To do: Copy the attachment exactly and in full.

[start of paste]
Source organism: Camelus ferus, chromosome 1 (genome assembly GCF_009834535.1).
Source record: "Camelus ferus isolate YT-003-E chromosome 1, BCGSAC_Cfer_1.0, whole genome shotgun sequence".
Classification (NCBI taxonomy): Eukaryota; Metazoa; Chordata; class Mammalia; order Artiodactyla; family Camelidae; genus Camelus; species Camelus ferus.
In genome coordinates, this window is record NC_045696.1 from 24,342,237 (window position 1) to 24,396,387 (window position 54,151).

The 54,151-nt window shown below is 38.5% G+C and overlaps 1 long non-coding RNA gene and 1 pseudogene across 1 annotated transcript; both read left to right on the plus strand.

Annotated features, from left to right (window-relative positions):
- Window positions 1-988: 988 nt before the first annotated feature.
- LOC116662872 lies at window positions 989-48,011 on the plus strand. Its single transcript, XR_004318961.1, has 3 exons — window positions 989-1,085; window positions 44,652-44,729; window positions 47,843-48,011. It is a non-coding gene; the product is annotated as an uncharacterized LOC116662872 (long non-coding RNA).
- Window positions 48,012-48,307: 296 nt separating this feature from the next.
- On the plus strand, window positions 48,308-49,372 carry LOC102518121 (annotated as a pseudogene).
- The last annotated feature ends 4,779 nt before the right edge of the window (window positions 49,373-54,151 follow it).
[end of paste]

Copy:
Source organism: Camelus ferus, chromosome 1 (genome assembly GCF_009834535.1).
Source record: "Camelus ferus isolate YT-003-E chromosome 1, BCGSAC_Cfer_1.0, whole genome shotgun sequence".
Classification (NCBI taxonomy): Eukaryota; Metazoa; Chordata; class Mammalia; order Artiodactyla; family Camelidae; genus Camelus; species Camelus ferus.
In genome coordinates, this window is record NC_045696.1 from 24,342,237 (window position 1) to 24,396,387 (window position 54,151).

The 54,151-nt window shown below is 38.5% G+C and overlaps 1 long non-coding RNA gene and 1 pseudogene across 1 annotated transcript; both read left to right on the plus strand.

Annotated features, from left to right (window-relative positions):
- Window positions 1-988: 988 nt before the first annotated feature.
- LOC116662872 lies at window positions 989-48,011 on the plus strand. Its single transcript, XR_004318961.1, has 3 exons — window positions 989-1,085; window positions 44,652-44,729; window positions 47,843-48,011. It is a non-coding gene; the product is annotated as an uncharacterized LOC116662872 (long non-coding RNA).
- Window positions 48,012-48,307: 296 nt separating this feature from the next.
- On the plus strand, window positions 48,308-49,372 carry LOC102518121 (annotated as a pseudogene).
- The last annotated feature ends 4,779 nt before the right edge of the window (window positions 49,373-54,151 follow it).